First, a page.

Away from the prying eyes of the ibex, we admire some giraffes, who are less judgmental, ostriches (“Johnny Cash killed an ostrich once, it was charging him”) and okapis (“That thing’s gotta make up its damn mind). “Am I safe to take my clothes off yet?” he asks. I say that’s up to him.
We just want to see the gorillas, but it quickly becomes clear to us that the zoo is set up in such a way as to force us to view the lesser animals before we can see the really exciting ones. So we walk through another hot and stinky indoor area, where Andy evaluates some butterfly fish (“What the fuck, those are crazy”) a clawed frog (“Looks like the Stay Puft marshmallow man”) and an eel-like African lung fish (“I hate it. Eels are nature’s cruelest mistakes.”) There’s also a nile monitor, which seems to be winking over its shoulder at us. “That’s one sensuous lizard,” says Andy of the giant carnivorous reptile. “I feel like he’s trying to seduce me.”
Fucking finally, we come to a large room walled in plexiglass that allows us to view the lowland gorillas, and Andy beats his chest in excitement. “Andy, we found your new home!” says Drew. As promised in the subway ads, the eerily humanoid creatures can come right up to the glass to peer directly into our souls, and one does just that. Are they as fascinated by us as we are by them? Andy is transfixed by a large silver-backed male, and I ask what he’s thinking. “I’m just kinda relating,” he replies. “When I was a kid, I’d look for gorillas in the woods. I’d bring a hammer with me, not to hurt them, but for self defense.”
The room is full of people tapping on the glass, talking too loudly, and generally behaving worse than the animals. This starts to harsh our mellow, so we mosey along. “That’s where I saw the gorilla eating his own vomit,” says Andy, pointing. “The only thing I know how to write songs about anymore is animals. I understand them.”
On our way out of the congo gorilla forest, Andy wishes he’d brought some beer. “Beer and early Motorhead mellow out my trips,” he explains. What about the animals? “All animals mellow me out but eels.”
Andy wants to see the penguins before the zoo closes, so we skip past some flamingos to the aquatic bird area. “The flamingos are wearing kneepads,” he observes. “They must suck a lot of dick. Or maybe their parents make them wear them.” By the flamingos, there’s a question you can flip up to see the answer, and it is, no joke, “Where are the palm trees and hula dancers?” A: “In your imagination.” Andy says that he can see them now. This zoo was clearly designed for little kids and adults on psychedelics.
We find the aquatic bird area and enter yet another smelly series of rooms, in which Andy takes a break from shirt wearing. We pass by some puffins, which Andy believes are from Cape Cod and talk like Kennedys, before emerging into a large outdoor habitat. There’s guano everywhere. “I feel like nobody would mind if I get in the water,” Andy says, grinning.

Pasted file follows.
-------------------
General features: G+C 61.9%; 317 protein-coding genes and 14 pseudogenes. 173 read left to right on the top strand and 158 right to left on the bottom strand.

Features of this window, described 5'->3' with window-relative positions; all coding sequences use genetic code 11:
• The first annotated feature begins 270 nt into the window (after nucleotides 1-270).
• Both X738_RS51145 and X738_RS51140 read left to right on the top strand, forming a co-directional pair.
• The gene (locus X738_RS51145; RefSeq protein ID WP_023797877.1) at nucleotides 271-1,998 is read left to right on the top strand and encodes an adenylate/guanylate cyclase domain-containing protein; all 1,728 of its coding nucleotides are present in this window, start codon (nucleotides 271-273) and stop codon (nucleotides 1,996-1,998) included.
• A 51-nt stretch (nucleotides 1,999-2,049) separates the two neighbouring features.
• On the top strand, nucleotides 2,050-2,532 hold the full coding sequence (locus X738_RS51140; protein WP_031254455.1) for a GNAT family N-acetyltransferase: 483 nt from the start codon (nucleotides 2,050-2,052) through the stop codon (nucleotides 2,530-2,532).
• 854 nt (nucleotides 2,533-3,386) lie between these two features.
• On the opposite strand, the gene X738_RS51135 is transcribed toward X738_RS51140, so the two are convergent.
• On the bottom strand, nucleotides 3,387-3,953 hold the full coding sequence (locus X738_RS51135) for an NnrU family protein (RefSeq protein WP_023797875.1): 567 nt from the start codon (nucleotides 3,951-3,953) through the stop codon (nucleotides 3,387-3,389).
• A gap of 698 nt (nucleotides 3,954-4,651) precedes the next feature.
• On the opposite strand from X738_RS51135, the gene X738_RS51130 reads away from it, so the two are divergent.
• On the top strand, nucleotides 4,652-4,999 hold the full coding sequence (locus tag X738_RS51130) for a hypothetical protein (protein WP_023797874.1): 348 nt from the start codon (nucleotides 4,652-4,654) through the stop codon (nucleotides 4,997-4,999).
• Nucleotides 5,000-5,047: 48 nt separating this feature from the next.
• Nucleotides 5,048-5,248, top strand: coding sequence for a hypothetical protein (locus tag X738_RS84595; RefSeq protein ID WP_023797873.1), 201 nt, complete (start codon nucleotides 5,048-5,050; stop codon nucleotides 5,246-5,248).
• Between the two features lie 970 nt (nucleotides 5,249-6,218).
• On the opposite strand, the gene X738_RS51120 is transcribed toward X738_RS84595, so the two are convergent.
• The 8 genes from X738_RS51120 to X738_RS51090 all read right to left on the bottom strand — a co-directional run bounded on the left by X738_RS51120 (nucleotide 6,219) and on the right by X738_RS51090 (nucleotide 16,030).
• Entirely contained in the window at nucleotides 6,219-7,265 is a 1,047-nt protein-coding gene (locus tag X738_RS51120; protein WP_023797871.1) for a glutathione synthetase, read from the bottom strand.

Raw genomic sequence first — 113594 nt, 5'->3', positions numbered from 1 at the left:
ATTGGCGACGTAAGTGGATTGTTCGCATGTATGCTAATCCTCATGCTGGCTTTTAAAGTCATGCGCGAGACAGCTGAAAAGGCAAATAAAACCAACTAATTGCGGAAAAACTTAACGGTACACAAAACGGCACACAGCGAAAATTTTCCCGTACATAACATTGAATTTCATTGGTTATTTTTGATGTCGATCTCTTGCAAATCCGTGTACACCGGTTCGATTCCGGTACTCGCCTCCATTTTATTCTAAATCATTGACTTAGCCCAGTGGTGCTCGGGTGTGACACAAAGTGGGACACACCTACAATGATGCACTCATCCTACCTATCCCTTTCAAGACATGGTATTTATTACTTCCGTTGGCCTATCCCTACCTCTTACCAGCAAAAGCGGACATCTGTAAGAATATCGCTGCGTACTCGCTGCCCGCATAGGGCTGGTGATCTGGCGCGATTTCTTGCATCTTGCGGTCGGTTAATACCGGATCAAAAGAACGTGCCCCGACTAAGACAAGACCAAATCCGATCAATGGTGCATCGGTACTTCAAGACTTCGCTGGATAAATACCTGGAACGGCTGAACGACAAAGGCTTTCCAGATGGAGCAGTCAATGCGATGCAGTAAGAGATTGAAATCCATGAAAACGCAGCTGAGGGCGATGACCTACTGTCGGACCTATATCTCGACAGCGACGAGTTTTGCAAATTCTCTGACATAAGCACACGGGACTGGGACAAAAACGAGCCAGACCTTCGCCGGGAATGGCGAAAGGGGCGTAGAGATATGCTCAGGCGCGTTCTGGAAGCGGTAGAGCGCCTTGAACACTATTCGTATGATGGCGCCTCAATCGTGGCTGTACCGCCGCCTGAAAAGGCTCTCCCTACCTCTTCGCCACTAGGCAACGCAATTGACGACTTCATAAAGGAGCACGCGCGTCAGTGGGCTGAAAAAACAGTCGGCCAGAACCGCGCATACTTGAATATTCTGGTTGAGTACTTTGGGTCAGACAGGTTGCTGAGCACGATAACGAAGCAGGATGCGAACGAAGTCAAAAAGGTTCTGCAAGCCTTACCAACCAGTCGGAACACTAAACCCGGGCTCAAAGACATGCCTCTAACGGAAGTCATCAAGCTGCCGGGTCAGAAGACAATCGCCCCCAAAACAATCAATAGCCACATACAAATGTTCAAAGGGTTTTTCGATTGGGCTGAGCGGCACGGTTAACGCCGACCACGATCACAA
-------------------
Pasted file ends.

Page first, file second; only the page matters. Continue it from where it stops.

Some birds called inca terns are nesting in the rocks above us, and I realize their high-pitched cries sound exactly like a pitch-shifted version of Andy’s laugh. I tell him so, and he begins to chuckle, “huh-huh-huh.” The birds chuckle back, “ha-ha-ha!” This escalates until the birds can’t take it anymore and fly away to a rock on the other side. To Andy’s great disappointment, none of them shit in his mouth.
On the way home (a friend is driving), Andy calls his mom to wish her a happy mother’s day and ask her for permission to go out and kill tonight, as per the Misfits song. She says no, as usual, but he makes plans to meet up with her tomorrow anyway. “Someday my mother will give me permission to kill,” he sighs. I’m vibing out in back on how much I love the zoo and how lucky we are to have it right there in the Bronx, and how I should buy a membership, probably, but I take a moment to appreciate what a cool and patient woman Mama Animal must be. “The Book Of Love” by The Monotones blasts from the stereo, followed by Danzig’s “Mother.” (Huh-huh-huh.) He also calls his young niece, whom he helps care for, and who accompanied him to the zoo the last time he went. “Do you still have that elephant hat I got you?” She does.
Back in Brooklyn, we drink two-for-one beers at Bushwick Country Club and talk about how excited we are for this year’s Meltdown. Mungo Jerry is playing! And White Mystery! And lots of other great bands, some a secret.
A nice Chinese dinner later, a now sober Andy agrees to drive me and my friends home, and also to take two Chinatown street turtles — an ill advised gift — off my roommate’s hands for her and drive them to a pond upstate. Their names are Rat and Spider, but he re-names them Fred and Cinnamon, which seems fair. He promises to give them a good new home, and also to give me a rain check on that motorcycle ride. I have no doubt he’ll come through on both counts; that’s just the nature of this beast.